Turn, then, most gracious advocate, thine eyes of mercy towards us. (Salve Regina)
Since the time of St. Bernard, the Salve Regina (Hail Holy Queen) has been sung by religious in monasteries throughout the world in honor of the Blessed Mother. In 1221, very soon after the death of St. Dominic, Bl. Jordan of Saxony instituted a procession after Compline, which was to accompany the singing of the Salve. This was done in response to a crisis in the community. In Bologna at this time, several Dominican houses were having trouble with assaults from the devil, and a certain brother by the name of Bernard was suffering acutely. His difficulty caused disturbance to the whole community. It was decided to invoke the aid of our Heavenly Mother. The Salve was thereafter sung in procession, seeking the Blessed Mother’s special protection. Immediately, peace was restored to the monastery. The practice of the Salve procession spread rapidly to other Dominican houses, as well as to other religious orders in the Church.
This beautiful Dominican tradition continues today in each of our convents. After Compline each night, the lights are dimmed in the chapel. The Salve, sung in the traditional Dominican Latin chant, is intoned by two candle-bearing novices, who then lead the community in procession to the statue of Our Lady.
During the procession as the words “eia ergo advocata nostra” (‘turn then, our advocate’) are sung, the community kneels. The hebdomadarian (a designated leader of prayer) then walks down the aisle and blesses the brethren or sisters with holy water. This tradition is steeped in Dominican history and originated in a story of the Blessed Virgin’s visitation to St. Dominic. One night St. Dominic came upon a heavenly trio as he made his way through the dormitory of the brethren. Three radiant women came toward him as the one in the center made the sign of the cross with an asperges brush dipped in holy water, blessing the cells of the sleeping friars. The astonished St. Dominic knelt at their feet, looked toward the most beautiful woman in the middle and asked her who she was. The Blessed Mother replied, “I am she whom you invoke every evening, and when you say, ‘eia ergo advocata nostra,’ I prostrate before my Son for the preservation of this Order.” When St. Dominic inquired about the other holy women with her, she identified them as St. Cecilia and St. Catherine of Alexandria.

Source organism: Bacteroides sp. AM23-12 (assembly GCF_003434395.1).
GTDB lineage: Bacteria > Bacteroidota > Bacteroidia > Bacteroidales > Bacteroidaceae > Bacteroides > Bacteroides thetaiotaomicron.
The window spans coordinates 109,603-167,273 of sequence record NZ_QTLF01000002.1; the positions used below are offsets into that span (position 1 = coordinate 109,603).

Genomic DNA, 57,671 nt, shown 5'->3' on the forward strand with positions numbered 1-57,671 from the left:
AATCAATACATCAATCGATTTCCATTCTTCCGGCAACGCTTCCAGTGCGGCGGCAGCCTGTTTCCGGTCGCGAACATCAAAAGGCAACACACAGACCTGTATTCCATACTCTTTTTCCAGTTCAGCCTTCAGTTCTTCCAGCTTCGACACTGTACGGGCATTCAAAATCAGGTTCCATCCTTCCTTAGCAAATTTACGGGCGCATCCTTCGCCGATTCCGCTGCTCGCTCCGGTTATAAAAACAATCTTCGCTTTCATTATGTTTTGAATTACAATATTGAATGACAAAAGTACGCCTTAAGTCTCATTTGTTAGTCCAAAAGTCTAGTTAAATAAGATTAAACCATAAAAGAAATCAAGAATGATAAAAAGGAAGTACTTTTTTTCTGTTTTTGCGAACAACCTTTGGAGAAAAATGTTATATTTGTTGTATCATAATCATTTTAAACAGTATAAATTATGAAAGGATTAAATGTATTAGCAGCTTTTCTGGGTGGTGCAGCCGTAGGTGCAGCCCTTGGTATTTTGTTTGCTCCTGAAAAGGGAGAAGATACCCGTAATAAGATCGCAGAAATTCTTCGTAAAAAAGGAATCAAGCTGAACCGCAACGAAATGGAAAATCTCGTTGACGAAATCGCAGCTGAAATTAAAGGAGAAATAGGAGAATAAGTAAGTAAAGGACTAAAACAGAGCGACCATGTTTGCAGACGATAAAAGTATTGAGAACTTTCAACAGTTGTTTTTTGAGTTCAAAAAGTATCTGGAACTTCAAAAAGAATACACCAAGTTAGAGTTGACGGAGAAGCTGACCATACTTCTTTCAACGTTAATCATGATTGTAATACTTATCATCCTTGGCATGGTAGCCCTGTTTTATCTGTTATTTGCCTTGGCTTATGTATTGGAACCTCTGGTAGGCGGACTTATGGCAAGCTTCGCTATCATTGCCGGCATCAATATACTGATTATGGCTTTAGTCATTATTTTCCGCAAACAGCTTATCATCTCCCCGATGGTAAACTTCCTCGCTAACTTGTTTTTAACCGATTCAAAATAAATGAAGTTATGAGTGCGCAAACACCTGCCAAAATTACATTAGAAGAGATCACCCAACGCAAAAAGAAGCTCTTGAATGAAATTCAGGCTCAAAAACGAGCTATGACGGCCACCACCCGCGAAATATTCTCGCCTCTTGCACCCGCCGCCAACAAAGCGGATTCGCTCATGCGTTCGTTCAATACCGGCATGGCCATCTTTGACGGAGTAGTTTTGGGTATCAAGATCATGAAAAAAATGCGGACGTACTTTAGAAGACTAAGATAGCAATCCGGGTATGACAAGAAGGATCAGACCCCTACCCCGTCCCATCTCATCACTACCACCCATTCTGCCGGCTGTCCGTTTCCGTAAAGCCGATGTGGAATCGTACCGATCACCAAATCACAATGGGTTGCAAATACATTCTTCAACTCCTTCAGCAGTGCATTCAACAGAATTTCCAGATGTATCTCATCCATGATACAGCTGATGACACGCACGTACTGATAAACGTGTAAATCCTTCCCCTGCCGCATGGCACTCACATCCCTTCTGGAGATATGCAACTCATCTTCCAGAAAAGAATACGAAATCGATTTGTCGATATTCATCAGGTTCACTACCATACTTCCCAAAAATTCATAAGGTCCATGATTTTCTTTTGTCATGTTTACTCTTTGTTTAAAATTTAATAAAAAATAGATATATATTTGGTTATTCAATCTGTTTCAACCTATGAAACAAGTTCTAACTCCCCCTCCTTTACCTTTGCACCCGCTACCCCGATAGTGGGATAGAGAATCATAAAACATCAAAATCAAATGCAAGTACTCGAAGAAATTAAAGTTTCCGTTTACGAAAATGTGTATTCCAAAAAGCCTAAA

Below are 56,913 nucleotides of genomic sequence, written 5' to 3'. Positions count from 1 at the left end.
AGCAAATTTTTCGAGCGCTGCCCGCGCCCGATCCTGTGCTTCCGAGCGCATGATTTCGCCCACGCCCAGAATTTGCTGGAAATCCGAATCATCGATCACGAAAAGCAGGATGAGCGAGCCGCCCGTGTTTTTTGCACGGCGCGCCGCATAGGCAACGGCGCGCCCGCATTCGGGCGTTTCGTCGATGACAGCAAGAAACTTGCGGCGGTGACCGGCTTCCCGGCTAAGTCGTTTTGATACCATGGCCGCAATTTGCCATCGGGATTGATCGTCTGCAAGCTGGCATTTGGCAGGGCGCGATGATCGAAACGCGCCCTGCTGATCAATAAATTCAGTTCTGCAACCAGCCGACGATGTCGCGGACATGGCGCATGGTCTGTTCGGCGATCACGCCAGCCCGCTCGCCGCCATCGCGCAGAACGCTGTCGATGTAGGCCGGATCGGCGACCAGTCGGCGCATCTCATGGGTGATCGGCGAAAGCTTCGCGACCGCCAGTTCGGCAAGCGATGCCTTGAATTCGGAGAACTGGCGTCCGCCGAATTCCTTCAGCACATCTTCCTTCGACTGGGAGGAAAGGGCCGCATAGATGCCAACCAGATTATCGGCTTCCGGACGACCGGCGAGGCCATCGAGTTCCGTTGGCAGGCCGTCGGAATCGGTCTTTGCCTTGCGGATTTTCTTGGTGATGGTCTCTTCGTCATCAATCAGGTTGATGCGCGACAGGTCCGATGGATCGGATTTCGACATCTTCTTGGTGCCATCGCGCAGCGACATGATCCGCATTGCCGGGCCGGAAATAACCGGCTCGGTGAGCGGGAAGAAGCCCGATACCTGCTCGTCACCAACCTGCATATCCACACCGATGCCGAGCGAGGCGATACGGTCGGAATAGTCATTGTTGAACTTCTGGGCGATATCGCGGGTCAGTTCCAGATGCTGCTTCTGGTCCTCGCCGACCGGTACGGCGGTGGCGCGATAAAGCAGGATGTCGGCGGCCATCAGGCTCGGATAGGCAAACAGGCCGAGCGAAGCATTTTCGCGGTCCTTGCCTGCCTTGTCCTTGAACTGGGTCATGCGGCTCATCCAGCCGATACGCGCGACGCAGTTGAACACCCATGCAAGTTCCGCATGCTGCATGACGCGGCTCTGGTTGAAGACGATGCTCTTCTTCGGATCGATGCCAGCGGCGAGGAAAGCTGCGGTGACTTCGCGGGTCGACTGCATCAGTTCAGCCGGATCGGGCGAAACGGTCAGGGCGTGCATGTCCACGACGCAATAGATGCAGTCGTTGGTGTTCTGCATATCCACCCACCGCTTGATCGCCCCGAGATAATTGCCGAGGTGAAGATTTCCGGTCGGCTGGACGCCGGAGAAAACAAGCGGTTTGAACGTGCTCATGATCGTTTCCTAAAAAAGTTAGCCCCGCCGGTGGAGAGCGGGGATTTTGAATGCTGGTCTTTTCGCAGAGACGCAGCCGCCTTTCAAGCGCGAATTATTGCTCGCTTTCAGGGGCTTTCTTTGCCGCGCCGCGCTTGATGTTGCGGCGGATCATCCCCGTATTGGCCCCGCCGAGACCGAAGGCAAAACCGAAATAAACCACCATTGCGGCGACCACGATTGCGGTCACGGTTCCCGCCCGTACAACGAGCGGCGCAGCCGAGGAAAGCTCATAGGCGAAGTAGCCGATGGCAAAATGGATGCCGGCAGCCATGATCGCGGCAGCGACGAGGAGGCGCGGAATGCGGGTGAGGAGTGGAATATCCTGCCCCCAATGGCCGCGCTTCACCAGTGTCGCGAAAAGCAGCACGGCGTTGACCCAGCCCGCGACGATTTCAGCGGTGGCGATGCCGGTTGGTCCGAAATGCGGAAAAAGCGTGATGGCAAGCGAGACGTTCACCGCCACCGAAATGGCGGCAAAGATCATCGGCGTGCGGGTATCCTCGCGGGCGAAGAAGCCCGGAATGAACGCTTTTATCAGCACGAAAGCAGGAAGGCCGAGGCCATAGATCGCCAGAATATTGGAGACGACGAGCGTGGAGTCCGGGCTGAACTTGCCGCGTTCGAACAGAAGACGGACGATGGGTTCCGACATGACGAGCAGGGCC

The Salve is also sung at the bedside of a dying sister. After a priest anoints the sister who is in her last hours, the community recites the prayers for the dying. Many sisters, after a long and fruitful religious life, have left this world with the Salve ringing in their ears. This practice stems again from our Dominican roots. In 1260, in Sandomir, Poland, Blessed Sadoc and forty-eight friars were martyred by the Tartars, a barbarian tribe. The Blessed Mother’s watchfulness over the community was evident as they had been miraculously warned the day before their death. In preparation, each friar went to Confession and Mass, and then performed, as perfectly as possible, his ordinary duties. It was not until evening that the Tartars invaded the monastery. The Dominicans were slain as they sang the Salve. This incident that prompted the tradition of singing the Salve at the deathbed of the brethren.